Large parts of AS3's feature set actually were considered for standardization, back in the days of the "ECMAScript 4" standard (in quotes because it was never released). That standard was abandoned, due to differences some dismiss as politics and others claim were due to implementation and complexity issues.
Website != API. A cleverly-written API can exist in the same space as a Website (even the same URLs, if you differentiate by things like Accept: headers), but they're not the same thing.
XSLT was an interesting language that unfortunately tried to solve the wrong problem. What we needed was AWK for the DOM. Instead we got a vision where XML would be used to transform other forms XML into yet OTHER forms of XML, and the result was a mess.
I think there's still a place for an "AWK for the DOM". The XML extensions to gawk are interesting, but not really what I'm talking about; it works at a lower level (more like an "AWK for SAX"). jQuery comes closer to what I'm talking about, but I still wouldn't really call it a clean match.
The HTTPS-only folks mean well, and I support it as a stopgap solution, but it is useful only in that it can probably be implemented more quickly than IPSec-everywhere (or, if IPSec proves to be unsuitable, then some successor standard with the same goal of encrypting all traffic).
The latter, however, should be preferred as a permanent solution. The Web is by no means the only part of the Internet that needs to be secured.
IPSEC and HTTPS work at different levels. With IPSEC, your computer can be sure it's talking to the computer at 198.51.100.1 and not to any other computer. With HTTPS, your browser can be sure it's talking to www.example.gov and not to any other web server. Both work equally well against passive eavesdroppers, but they authenticate different things and so will work differently against active attackers.
Oh, no, it's useful for what it's designed for: to protect communication between two computers. If I have IPSEC protecting the connection between my desktop and my internal DNS server, and between my desktop and my database server, I know that connection to my database server is protected by IPSEC.
It doesn't protect the mapping between a computer name and a IP address, but that's not its job.
I think it's more like IPsec hasn't happened because it's a huge hairball of complexity which requires kernel-level configuration on every client and full end-to-end support for two new IP protocols and a UDP key management service.
In contrast, TLS requires using a new client library and works just about everywhere. All of the work people have been doing to switch to strong crypto everywhere and deploy things like perfect-forward security? Imagine how quickly that'd have happened if it required everyone to install a kernel update.
Until IPsec becomes easier to use (something as simple as checking that a socket is actually secure used to be shamefully under-documented) the best way to think of it is as a potential replacement for proprietary VPN protocols. Anything which cares about security will still need TLS over that so most people will simply use only TLS.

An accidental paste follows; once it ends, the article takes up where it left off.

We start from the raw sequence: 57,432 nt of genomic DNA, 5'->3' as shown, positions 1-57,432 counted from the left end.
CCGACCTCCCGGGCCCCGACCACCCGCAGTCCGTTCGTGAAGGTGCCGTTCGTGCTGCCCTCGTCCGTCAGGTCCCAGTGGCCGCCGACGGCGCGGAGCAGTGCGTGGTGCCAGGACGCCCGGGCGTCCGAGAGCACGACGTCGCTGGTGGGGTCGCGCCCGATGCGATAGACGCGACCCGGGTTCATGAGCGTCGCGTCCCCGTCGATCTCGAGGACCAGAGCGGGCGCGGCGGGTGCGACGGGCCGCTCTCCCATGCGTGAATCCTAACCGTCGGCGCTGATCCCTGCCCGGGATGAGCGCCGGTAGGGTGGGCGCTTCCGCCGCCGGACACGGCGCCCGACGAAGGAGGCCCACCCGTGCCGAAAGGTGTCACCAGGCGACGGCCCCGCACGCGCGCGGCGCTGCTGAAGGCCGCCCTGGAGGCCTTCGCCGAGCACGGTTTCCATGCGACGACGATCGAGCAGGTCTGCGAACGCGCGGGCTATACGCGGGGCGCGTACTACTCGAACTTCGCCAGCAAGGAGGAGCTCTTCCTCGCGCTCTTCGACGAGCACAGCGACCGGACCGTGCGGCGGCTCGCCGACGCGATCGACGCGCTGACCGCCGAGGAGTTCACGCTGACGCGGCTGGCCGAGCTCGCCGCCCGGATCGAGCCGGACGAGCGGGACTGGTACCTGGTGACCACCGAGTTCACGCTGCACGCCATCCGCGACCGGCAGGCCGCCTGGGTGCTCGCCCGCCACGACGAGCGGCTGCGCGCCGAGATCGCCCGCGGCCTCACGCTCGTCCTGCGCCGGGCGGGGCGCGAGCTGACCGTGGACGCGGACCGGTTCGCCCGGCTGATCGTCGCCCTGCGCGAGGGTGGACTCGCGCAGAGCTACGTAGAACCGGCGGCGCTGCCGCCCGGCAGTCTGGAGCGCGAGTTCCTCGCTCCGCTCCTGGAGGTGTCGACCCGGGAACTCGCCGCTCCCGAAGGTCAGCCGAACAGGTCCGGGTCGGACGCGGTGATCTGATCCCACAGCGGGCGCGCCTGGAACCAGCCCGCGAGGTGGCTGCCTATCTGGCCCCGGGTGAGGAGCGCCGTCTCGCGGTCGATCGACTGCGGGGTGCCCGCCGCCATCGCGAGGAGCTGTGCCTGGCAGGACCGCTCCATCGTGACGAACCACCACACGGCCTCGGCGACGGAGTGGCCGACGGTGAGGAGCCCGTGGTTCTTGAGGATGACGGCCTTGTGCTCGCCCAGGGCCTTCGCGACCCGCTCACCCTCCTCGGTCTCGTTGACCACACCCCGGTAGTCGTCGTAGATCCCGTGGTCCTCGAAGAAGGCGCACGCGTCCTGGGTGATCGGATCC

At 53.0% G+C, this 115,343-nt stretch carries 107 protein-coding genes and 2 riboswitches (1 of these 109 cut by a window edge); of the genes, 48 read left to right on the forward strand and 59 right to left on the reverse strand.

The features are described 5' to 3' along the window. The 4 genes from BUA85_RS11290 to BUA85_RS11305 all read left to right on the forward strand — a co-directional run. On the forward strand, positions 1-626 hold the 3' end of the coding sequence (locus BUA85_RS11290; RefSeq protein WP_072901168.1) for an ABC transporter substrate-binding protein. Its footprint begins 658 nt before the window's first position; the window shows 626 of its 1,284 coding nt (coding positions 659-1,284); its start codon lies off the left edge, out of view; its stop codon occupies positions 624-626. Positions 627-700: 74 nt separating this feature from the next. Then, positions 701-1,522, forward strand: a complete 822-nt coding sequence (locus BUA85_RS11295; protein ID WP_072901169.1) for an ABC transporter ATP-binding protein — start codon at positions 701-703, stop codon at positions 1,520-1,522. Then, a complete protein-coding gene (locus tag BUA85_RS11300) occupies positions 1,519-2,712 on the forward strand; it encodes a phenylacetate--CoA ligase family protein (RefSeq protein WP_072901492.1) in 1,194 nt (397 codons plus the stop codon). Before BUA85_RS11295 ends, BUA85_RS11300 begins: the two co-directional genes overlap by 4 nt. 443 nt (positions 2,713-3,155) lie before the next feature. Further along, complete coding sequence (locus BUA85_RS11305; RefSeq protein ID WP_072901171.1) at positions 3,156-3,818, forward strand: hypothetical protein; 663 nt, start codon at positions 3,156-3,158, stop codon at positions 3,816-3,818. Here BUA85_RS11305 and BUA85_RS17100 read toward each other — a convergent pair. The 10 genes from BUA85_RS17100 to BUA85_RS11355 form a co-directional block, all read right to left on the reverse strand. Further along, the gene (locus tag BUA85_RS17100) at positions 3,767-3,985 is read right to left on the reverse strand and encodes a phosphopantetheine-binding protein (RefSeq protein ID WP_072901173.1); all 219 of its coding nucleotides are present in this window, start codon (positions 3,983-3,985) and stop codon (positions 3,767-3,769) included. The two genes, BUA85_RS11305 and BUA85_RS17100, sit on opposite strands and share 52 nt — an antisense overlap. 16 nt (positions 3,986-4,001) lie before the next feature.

It's worth noting that HTTP(S) has broadened outside of the web, in the sense of web browsers. Most native mobile apps, and lots of APIs used by desktop apps, etc., all use HTTP to get their job done. Definitely doesn't cover everything, but I think it's fair to say that HTTP is basically the protocol of our lives right now.
It makes sense to me that depressed people are just as accurate at judging time as non-depressed people. In cases where depression has a sudden onset, that "slower" rate of time passing might take some getting used to. But eventually you WOULD get used to it, and start to judge the passage of time from that frame of reference.
There's no reason that couldn't be just as accurate as a non-depressed person's judgment. It's just a matter of relearning the skill. Or learning it in the first place, to those of us whose sense of time wasn't so acute to begin with.
It strikes me that perhaps the simplest way to kill plagiarism is to simply require a handwritten rough draft. Take the copy/paste convenience out of cheating, and far fewer students will cheat: writing your own thoughts is a lot less tedious than hand-copying someone else's. It also has the bonus of ensuring that at least some minimal editing has taken place, over the course of writing the paper a second time.
Students with disabilities that prevent writing a draft by hand -actually missing the dominant hand or not having use of it, or arthritis in the wrists, or carpal tunnel syndrome, or whatever- will need accommodations, of course. No solution will catch everyone. But it should still radically shrink the pool of copied (and copyable) papers.
Hardcopy or not, making students iterate over their work with feedback at each step, is the right way to do this. Make submitting drafts and responding to feedback part of the grade. The only problem that this is a lot of work for the instructor, who increasingly is an adjunct with little experience running all over town to teach six courses just to make ends meet.
It is true that few students have thoughts that have not already occurred to others. This is not the important part of honest research. The important part is that the student actually HAVE these thoughts, and actually EXPRESS them, rather than just copy/pasting someone else's expression of the idea without ever thinking about it themselves. It is the process that matters, not the outcome.
In other words, buckle down and do the damn work. Laziness is not a virtue when it comes to thinking.